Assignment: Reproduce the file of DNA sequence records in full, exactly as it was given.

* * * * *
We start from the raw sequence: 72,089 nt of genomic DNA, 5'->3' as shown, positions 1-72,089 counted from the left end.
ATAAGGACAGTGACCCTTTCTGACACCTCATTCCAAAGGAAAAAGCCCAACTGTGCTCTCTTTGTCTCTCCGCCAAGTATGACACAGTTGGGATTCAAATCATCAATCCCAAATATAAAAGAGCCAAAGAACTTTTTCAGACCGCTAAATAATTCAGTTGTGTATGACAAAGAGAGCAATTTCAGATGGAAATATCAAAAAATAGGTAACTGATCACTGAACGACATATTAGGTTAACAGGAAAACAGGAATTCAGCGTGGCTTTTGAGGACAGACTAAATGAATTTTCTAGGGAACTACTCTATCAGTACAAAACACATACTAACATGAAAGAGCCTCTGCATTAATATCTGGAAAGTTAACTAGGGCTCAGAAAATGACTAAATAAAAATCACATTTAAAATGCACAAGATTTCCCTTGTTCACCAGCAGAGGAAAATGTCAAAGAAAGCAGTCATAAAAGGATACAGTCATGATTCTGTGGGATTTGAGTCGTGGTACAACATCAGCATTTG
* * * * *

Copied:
We start from the raw sequence: 72,089 nt of genomic DNA, 5'->3' as shown, positions 1-72,089 counted from the left end.
ATAAGGACAGTGACCCTTTCTGACACCTCATTCCAAAGGAAAAAGCCCAACTGTGCTCTCTTTGTCTCTCCGCCAAGTATGACACAGTTGGGATTCAAATCATCAATCCCAAATATAAAAGAGCCAAAGAACTTTTTCAGACCGCTAAATAATTCAGTTGTGTATGACAAAGAGAGCAATTTCAGATGGAAATATCAAAAAATAGGTAACTGATCACTGAACGACATATTAGGTTAACAGGAAAACAGGAATTCAGCGTGGCTTTTGAGGACAGACTAAATGAATTTTCTAGGGAACTACTCTATCAGTACAAAACACATACTAACATGAAAGAGCCTCTGCATTAATATCTGGAAAGTTAACTAGGGCTCAGAAAATGACTAAATAAAAATCACATTTAAAATGCACAAGATTTCCCTTGTTCACCAGCAGAGGAAAATGTCAAAGAAAGCAGTCATAAAAGGATACAGTCATGATTCTGTGGGATTTGAGTCGTGGTACAACATCAGCATTTG